Being prepared key to surviving workplace attack
Imagine this scenario: You arrive at work on a beautiful Monday morning and punch in at 8 a.m. You greet your co-workers and begin your day, making small talk with them about how the Bears played yesterday.
Shortly thereafter you hear what sounds like firecrackers going off on the second floor of your office. You quickly realize that the sounds are gunfire as fellow employees scramble down the stairs, screaming with looks of absolute horror on their faces. Someone yells "RUN."
You literally freeze as you begin to realize an active shooter is in the building. You want to move but your legs are frozen, not knowing what to do at that exact moment.
Then you remember the training that human resources held several months ago -- "Run-Hide-Fight!" Suddenly you find the strength to run toward the back door and out onto the dock, and you don't stop running until you are two blocks away from the building.
Although only a few minutes have passed, it seems like hours to you. As police sirens fill the air, it takes you another couple of minutes to realize you just survived an active shooter attack.
Workplace violence continues to grow in the United States. In 2019, 412 mass shootings occurred in this country, and roughly 80 percent of all active shooter incidents occur in the workplace.
Unfortunately, workplace violence events show no sign of slowing down, so it is absolutely critical to prepare accordingly. To determine your readiness, ask yourself two simple questions: Are you prepared to act if there is an active shooter in your workplace? Does your organization have active shooter response plans in place?
If you answered "no" to either of these questions, it's important to get that training.
You can start the process by signing up for the Workplace Violence Assessment and Response class taking place at the Homeland Security Training Institute from 8 a.m.-4:30 p.m. Thursday, Dec. 5 at College of DuPage.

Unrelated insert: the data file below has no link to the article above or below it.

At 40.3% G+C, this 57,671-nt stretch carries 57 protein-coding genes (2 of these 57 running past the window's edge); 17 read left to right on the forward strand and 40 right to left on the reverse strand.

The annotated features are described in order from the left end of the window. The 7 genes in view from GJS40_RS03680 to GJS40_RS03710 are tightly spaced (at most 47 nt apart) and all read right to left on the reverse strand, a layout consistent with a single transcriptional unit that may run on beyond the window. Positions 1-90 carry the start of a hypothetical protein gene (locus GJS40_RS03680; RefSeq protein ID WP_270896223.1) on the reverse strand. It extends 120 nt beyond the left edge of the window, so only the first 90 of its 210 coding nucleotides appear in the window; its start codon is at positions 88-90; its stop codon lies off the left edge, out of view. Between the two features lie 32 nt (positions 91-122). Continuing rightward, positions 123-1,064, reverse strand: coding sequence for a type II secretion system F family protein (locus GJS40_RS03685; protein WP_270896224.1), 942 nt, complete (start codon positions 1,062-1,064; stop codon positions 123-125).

Once you have a response plan in place, you must practice the plan on a regular basis. I am familiar with organizations that have a response plan but do not practice it effectively. Don't be this company.
You should know exactly where to go if an active shooter is present in your organization. You should always ask yourself: Can I get out safely? If not, you may need to find a place to hide until the active shooter event is over. If you must hide, determine where to hide long before an event takes place. Don't lose precious time during an active shooter event looking for a hiding place.
And, as a last resort -- fight back. Don't let the shooter decide how your life will end. Be proactive and use any tools or equipment to fight the attacker with all of your strength.
This "Run-Hide-Fight!" response, as created by the Houston Police Department, is what we teach at the Homeland Security Training Institute.
Active Shooter incidents in the workplace last for an average of five minutes or less, and every employee should know exactly where to go if an active shooter is present in your organization. Prior planning can save your life when seconds count, because you can survive an active shooter attack!
To register for this course, please go to www.cod.edu/hsti.
•Tom Brady is associate dean/director of the Homeland Security Training Institute at College of DuPage in Glen Ellyn